RPG creators still have a coward's attitude. The assumption seems to be that RPG players are children struggling to find themselves. They can't handle anything that gives them a slap in the face. Collectively we seem to feel ashamed that what we do isn't seen as normal, and anything other than a tasteful and empowering presentation is seen as confessing that great sin of being a bit weird or even, gasp, being associated with people who are. (Not quirky. Not unique. FUCKING ODD.) God forbid people admit that they don't fit in very well with John Q. Public and enjoy the freedom that comes with that. No. Step outside the lines and you'll be scolded and interrogated like a child that's scribbled some drawing or another on the margin of a test paper. Imagination outside set boundaries is a threat to the tribe. Being worried about what strangers on the bus think of your choice of reading material is something quite important.

For fuck's sake. If we're really that weak and insecure and downright fucking useless, we should be throwing ourselves in front of the bus, not riding on it.

Shame has absolutely no place in creativity, and doubt's work should be done as soon as a decision is made.

So drop the warm and inviting horseshit. Challenge people. "You must be THIS tall" - creatively and attitudinally speaking - "to get on this ride."

If you're going to be self-absorbed enough to think anyone else wants to see your shit, have enough fucking conviction to stand behind it and shout from the rooftops about how it's YOUR creation. YOU did it, it's fucking awesome, anyone who is not you - BEWARE! It's not FOR you. But you CAN experience it... IF YOU DARE.

It's that exclusive experience, one that promises being not for everyone, that is enticing and exciting. Promoting inclusivity is for the insecure begging to be liked, or for the arrogant who believe that permission was ever theirs to give or deny.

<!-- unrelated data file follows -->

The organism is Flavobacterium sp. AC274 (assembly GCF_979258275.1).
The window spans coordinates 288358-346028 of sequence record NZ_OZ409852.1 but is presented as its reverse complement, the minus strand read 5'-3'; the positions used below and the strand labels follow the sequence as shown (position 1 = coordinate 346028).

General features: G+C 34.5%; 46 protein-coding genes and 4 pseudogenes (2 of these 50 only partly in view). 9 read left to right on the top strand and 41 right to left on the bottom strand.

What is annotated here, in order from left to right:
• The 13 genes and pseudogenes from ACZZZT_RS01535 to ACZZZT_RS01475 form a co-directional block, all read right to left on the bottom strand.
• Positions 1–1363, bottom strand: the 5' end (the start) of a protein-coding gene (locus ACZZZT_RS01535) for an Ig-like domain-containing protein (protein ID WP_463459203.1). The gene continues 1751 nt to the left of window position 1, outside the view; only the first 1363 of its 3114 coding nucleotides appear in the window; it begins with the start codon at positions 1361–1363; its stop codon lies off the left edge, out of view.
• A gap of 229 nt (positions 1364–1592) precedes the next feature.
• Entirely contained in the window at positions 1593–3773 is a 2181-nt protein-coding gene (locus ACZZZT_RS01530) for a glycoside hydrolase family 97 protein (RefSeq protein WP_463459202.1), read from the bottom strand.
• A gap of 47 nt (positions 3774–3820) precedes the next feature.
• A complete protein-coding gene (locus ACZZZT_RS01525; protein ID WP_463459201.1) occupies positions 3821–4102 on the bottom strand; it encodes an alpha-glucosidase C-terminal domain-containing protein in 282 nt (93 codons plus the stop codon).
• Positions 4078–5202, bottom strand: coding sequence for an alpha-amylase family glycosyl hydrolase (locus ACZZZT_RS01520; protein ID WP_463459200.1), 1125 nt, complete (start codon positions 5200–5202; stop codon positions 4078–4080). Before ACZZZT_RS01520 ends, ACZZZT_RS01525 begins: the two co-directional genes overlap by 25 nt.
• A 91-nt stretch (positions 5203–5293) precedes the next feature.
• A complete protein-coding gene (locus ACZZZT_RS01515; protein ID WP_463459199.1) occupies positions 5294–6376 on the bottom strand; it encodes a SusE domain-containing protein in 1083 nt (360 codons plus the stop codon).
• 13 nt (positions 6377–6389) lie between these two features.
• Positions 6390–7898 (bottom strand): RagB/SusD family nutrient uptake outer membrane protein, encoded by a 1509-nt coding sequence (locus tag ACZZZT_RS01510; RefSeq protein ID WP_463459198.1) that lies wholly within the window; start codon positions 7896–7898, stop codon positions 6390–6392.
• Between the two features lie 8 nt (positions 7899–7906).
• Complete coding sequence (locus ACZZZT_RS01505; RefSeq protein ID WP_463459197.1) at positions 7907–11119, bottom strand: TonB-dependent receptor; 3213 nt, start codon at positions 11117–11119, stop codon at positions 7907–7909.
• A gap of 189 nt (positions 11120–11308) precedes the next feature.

You want your thing to be the conversation piece. The one that demands attention from those who will like it, the one that will be looked askance at by people who won't like it. You want it to be the MAIN EVENT. Not interchangeable entertainment that you can slot in between a hundred other games that anyone can tolerate for a few hours for their friends' sake, and not the gaming equivalent of IKEA furniture.

You want to light a fire under your audience's ass. Or better yet, just SET THEM ON FIRE.

Ain't gonna do that being safe and tasteful.

*** *** ***

I have to tell you, LotFP has mainly gone for Doom Metal album covers, with some Heavy Metal here and there. Even Death Love Doom and Fuck For Satan went with more atmospheric covers and left the over-the-top imagery for the interior. And there are a number of books still in various stages of production that will continue the trend of Doom and Heavy Metal album covers. (And the covers of projects without my byline are going to be whatever the byline wants them to be.)

But the Death Metal phase will be coming, and we're going to push that to retail. They'll reject it, but that just means we have to push harder. Anyone who gets in the way will be eliminated.

(you can discuss this article here)